The most sacred cow in public personnel management is this: You can't take away pension benefits. It's more than sacred. Many states have constitutional or statutory prohibitions against reductions. And labor agreements typically stipulate the pension and retiree medical benefits that must be provided, so those are untouchable. It's almost as difficult to change the formulas for prospective benefits to be earned from future service.
Meanwhile, although many state and local governments are laying off workers and cutting public services to balance budgets, their retirement-plan obligations continue to pile up. The liabilities keep growing every year, regardless of whether the employer puts aside money for the pension plan. For retiree medical benefits, most governments have not even started the proper actuarial funding process.
In an effort to trim the future liabilities, some public employers are now bargaining with unions to "tier" their retirement plans--that is, to reduce benefits for new employees. Unions often accept these arrangements in the expectation that they will regain the current benefits level for the new hires after today's politicians' terms expire. These reduced benefits for new employees don't make a very large difference in upcoming budgets, yet few politicians have the stomach to demand a reduction in the retirement benefits formula for senior incumbent employees. And guess who sits on their bargaining committee? Senior incumbent employees.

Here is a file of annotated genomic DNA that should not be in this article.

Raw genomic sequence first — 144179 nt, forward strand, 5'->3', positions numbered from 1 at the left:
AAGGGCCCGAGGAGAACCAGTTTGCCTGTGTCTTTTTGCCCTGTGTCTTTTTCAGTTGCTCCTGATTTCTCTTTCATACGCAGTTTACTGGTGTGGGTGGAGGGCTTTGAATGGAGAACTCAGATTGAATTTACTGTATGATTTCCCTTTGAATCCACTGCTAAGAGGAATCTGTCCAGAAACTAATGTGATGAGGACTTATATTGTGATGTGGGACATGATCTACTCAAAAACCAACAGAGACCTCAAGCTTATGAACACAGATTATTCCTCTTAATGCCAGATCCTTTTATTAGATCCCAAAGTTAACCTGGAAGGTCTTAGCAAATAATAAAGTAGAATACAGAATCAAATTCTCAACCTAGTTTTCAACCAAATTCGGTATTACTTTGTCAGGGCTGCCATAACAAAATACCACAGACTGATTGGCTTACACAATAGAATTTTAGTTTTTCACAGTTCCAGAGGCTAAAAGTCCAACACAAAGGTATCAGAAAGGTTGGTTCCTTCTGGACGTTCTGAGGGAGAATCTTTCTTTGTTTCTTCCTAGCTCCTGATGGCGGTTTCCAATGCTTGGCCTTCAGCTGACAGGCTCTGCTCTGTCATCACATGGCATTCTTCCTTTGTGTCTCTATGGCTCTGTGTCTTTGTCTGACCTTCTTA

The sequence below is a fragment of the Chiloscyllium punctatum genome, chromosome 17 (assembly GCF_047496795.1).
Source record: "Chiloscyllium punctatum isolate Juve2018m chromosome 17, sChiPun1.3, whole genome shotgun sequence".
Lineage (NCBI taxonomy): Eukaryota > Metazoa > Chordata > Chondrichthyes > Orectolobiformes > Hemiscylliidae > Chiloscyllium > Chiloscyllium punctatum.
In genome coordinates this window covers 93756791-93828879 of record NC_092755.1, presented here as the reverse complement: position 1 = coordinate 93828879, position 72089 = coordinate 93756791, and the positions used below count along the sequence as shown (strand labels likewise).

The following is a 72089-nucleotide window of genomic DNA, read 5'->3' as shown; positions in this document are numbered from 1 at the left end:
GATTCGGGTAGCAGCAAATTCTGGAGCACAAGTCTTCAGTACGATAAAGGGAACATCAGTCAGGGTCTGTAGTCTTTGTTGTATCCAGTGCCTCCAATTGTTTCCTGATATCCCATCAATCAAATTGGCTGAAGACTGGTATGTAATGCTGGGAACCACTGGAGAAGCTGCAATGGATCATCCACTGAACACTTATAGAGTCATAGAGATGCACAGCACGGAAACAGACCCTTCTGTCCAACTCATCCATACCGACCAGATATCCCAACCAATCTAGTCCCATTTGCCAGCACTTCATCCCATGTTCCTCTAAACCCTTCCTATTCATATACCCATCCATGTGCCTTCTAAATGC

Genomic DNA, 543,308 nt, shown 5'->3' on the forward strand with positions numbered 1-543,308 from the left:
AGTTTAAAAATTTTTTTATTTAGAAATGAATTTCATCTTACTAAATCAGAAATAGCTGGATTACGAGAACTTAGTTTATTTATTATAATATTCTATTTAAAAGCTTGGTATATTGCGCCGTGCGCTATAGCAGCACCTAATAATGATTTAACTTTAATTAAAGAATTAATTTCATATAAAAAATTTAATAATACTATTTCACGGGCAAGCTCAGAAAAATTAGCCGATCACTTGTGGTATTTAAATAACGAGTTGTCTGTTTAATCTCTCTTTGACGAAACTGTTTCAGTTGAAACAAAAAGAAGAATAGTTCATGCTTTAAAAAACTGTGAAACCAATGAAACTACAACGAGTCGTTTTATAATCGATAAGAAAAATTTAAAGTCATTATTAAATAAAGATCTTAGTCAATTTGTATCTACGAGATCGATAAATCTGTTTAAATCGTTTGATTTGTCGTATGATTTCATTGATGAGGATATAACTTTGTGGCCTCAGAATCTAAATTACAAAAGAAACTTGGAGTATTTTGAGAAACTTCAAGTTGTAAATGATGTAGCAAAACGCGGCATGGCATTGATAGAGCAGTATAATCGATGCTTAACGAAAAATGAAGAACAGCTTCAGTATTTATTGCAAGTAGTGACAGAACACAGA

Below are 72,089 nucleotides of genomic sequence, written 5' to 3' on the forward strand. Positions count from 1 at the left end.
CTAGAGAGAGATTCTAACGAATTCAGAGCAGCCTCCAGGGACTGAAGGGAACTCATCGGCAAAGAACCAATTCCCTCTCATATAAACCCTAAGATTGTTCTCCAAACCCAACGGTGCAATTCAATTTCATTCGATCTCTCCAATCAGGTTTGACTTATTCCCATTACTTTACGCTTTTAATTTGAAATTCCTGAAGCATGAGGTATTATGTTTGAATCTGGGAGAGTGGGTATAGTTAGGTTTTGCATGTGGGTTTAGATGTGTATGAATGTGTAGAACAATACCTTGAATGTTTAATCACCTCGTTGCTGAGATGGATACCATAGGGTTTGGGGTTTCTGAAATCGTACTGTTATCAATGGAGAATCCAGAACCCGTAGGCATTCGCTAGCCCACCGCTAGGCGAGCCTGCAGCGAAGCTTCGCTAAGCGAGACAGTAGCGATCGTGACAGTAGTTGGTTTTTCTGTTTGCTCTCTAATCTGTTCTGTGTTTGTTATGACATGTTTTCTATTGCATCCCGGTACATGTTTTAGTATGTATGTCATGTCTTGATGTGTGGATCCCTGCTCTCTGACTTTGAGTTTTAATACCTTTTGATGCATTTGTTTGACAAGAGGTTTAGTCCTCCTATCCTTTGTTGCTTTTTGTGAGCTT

State and local government revenues are unlikely to return to previous robust levels anytime soon. Employers' costs of retirement plans, however, will increase by 40 to 50 percent in the coming five years. Pension plans and retiree health benefits must eventually require full actuarial payments. In many cases, the increased costs of retirement plans will consume all new revenue and leave virtually nothing for salary increases or restoration of public services. We're like a house-poor family that owns a trophy home with a big mortgage and can't afford groceries.
The obvious solution to this financial dilemma is to shift the focus of collective bargaining from the benefits formula, which is mostly untouchable, to the contributions side of the ledger. Public managers and elected officials must ask public employees to pay their fair share of the retirement benefits they now expect.
In the private sector, only a few employers offer a 100 percent matching contribution to their employees' 401(k) plans. Yet in the public sector, most employers are now expensing 200 percent to 500 percent of the employees' share of total retirement costs. When the actuarially postponed liabilities for these systems are finally billed by 2012, those ratios will explode upward.
The solution is quite simple: Require public employees to pay one-half of the cost of their retirement plans--eventually. Start with an extra small percent and work upward each year until employees' and employers' contribution rates are equal. A 50-50 partnership will enable states and localities to restore vital public services that could be lost if we fail to break the stranglehold on retirement plans.
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